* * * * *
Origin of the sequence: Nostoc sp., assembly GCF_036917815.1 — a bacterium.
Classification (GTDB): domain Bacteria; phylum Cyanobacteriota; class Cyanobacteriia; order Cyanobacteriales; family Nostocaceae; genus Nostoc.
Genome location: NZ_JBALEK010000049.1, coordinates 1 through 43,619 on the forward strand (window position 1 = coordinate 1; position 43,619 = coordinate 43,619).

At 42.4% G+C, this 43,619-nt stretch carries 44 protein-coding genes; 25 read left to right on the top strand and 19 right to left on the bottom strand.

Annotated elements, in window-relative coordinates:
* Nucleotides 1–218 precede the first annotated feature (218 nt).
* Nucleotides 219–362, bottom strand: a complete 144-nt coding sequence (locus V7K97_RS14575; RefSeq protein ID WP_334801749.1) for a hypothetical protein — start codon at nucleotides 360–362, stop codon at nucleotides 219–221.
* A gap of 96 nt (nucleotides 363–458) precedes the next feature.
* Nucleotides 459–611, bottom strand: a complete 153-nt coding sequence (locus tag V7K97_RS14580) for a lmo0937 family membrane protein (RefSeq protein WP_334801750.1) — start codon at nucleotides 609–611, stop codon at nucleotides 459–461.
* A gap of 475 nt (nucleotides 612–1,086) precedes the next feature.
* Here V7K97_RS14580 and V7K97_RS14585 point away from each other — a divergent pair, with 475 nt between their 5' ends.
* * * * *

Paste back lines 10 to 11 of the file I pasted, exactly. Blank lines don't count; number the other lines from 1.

* A gap of 475 nt (nucleotides 612–1,086) precedes the next feature.
* Here V7K97_RS14580 and V7K97_RS14585 point away from each other — a divergent pair, with 475 nt between their 5' ends.